The Election Commission has again knocked on the government’s door for immediate release of funds to procure voter verifiable paper audit trail (VVPAT) machines, following the Opposition parties raising their pitch for abandoning electronic voting machines (EVMs) for paper ballots.
In a terse letter to the law ministry, the election commission has made an oblique reference to the skepticism over the use of EVMs by the Opposition parties. “It is felt that the process of procurement of VVPATs cannot be delayed any longer given prevailing environment,” the commission said in its letter on March 22.
Sources said this is the 11th reminder to the government, though EC officials did not confirm this.
The EC has asked for Rs 3174 crore from the Centre for the purchase of the machines that allow voters to see the name and symbol of the candidate they have voted for.
The results are visible for seven seconds on a paper slip that is then recorded in the machines and can in the case of any dispute be used verify the result being shown on the EVM.
- VVPAT allows a paper slip to be generated bearing the name and symbol of the candidate along with a recording of the vote in the control unit
- Under the VVPAT, a printer is attached to the balloting unit and kept in the voting compartment
- In case of dispute, the slip can be counted to verify the result being shown on the EVM
- VVPATs were approved by the EC in 2013; they were used in the Nagaland by-election the same year
- In Goa assembly elections in this year, VVPATs were used in all 40 constituencies
The issue of EVMs being possibly manipulated by the ruling BJP was first raised by BSP supremo Mayawati after her party’s dismal performance in the UP assembly polls, but has since gained traction with 16 other parties including the TMC and the AAP backing that charge. The Congress too has been demanding reverting to paper ballots, though a few senior leaders have distanced themselves from such claims.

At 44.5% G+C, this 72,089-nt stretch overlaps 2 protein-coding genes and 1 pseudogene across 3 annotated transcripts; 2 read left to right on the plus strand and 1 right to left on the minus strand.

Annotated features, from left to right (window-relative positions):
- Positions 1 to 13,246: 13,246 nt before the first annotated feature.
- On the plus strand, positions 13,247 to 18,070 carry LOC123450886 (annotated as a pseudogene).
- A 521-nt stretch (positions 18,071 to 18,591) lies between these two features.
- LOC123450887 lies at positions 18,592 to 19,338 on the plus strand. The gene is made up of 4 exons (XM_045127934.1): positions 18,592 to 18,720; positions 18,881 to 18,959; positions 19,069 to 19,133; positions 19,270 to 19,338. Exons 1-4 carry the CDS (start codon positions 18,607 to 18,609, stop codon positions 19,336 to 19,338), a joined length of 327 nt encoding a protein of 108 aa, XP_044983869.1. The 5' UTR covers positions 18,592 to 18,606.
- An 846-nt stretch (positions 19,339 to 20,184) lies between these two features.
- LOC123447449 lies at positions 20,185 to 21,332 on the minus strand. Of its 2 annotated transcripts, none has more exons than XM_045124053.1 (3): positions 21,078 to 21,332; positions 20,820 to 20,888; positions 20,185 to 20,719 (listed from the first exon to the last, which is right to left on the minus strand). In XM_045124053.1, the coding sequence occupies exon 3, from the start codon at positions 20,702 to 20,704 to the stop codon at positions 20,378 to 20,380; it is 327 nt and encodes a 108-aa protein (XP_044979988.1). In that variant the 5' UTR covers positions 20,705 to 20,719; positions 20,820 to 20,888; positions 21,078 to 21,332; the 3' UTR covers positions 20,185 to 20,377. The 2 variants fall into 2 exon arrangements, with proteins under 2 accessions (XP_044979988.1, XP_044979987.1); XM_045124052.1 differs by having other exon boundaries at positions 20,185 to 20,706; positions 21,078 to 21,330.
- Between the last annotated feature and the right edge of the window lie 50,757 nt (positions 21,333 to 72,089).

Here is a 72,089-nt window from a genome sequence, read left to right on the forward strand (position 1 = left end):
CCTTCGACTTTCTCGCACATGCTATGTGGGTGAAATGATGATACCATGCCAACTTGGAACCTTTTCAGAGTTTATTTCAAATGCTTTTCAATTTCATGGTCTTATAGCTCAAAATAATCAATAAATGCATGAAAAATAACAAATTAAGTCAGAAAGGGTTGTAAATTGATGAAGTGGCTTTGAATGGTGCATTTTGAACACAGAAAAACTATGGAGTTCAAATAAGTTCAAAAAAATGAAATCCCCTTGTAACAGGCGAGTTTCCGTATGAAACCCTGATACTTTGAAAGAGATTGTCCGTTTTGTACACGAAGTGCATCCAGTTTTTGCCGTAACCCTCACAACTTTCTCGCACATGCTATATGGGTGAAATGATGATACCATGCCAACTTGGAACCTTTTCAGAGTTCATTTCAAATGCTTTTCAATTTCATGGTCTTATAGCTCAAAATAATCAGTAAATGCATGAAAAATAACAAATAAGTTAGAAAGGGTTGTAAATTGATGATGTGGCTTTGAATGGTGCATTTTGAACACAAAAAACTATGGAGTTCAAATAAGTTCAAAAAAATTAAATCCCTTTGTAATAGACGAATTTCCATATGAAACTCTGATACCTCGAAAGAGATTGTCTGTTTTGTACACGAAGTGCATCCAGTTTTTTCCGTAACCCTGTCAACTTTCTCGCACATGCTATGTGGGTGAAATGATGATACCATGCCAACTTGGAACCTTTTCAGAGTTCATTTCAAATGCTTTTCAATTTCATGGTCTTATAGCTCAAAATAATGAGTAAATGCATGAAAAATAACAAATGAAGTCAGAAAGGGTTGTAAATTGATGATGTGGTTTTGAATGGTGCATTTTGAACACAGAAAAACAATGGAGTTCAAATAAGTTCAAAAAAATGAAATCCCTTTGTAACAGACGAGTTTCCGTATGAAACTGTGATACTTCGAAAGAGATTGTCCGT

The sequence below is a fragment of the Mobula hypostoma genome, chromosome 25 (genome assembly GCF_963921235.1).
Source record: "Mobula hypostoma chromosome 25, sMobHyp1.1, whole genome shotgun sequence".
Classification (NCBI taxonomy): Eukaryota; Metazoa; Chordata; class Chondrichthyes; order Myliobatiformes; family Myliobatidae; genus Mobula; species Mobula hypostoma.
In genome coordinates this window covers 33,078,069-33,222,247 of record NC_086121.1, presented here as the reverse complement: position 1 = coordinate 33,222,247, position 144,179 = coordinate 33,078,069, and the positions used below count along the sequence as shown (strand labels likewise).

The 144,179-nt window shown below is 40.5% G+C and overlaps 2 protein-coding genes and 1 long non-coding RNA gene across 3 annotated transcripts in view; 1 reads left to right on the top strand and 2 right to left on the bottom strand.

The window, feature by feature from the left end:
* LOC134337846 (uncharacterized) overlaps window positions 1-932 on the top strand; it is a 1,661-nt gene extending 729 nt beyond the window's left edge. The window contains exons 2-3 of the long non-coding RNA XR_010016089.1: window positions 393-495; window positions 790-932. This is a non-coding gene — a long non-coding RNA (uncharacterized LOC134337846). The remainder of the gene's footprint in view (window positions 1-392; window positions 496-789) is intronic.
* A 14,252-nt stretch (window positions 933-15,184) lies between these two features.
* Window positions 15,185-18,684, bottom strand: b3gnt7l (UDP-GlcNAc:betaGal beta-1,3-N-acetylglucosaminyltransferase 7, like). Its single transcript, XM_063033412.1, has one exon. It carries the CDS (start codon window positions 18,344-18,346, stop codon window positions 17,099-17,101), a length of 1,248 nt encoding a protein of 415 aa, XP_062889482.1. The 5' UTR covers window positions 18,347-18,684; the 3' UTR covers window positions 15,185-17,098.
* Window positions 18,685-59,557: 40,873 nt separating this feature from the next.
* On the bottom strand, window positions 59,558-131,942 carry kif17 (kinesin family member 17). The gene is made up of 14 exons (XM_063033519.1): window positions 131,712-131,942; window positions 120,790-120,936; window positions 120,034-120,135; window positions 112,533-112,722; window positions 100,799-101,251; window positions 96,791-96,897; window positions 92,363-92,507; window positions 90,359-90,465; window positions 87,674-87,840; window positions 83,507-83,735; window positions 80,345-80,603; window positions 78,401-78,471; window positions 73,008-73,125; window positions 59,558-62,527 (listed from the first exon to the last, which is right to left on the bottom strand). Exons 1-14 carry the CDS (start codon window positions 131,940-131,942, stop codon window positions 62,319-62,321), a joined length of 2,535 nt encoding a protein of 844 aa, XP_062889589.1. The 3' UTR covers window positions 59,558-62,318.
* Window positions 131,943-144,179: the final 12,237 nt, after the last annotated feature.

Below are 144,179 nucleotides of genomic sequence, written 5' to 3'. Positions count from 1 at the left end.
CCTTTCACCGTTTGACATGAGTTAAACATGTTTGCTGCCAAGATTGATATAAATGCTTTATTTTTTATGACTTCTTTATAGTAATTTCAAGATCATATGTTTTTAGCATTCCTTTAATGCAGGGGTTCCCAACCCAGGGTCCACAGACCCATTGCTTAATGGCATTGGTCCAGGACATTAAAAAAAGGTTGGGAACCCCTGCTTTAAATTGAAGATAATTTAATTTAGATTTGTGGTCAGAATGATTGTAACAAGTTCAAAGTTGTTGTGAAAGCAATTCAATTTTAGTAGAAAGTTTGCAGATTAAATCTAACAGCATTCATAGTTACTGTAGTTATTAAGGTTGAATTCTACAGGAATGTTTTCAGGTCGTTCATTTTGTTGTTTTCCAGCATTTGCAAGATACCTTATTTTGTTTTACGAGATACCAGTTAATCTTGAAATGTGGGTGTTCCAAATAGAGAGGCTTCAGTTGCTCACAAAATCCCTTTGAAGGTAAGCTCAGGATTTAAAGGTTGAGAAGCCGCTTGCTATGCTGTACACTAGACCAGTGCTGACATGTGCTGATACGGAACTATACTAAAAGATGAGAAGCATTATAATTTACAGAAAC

In the latest letter to Union law minister Ravi Shankar Prasad, chief election commissioner Nasim Zaidi has reiterated that the commission’s earlier demand for release of funds has not been met. The commission had in January 2017, written that if the funds were not released by February 2017, the manufacturers of the VVPATs would not be able to deliver the machines in time for the 2019 general elections.
The Supreme Court has directed the EC to use VVPAT machines for the next general elections and had while hearing a contempt petition, sought to know the approximate time within which the entire system could be introduced.
The commission had informed the apex court that the “required number of VVPATS can be manufactured from the date of release of funds in 30 months as per current capacity of the two manufacturers -- Bharat Electronics Ltd and Electronics Corporation of India Ltd”.
The commission needs over 16 lakh paper trail machines to cover all polling stations for the 2019 Lok Sabha elections.
With accusations of EVMs being manipulated flying thick and fast, the EC has also decided to throw open a challenge in May, inviting people to hack the machines that have been used for elections since 1998.
“Commission stands fully committed to deploy VVPATs along with EVMs in all future elections so that transparency of electoral process is enhanced, integrity of the voting preserved and the voters’ confidence in the process is further strengthened,” the letter said.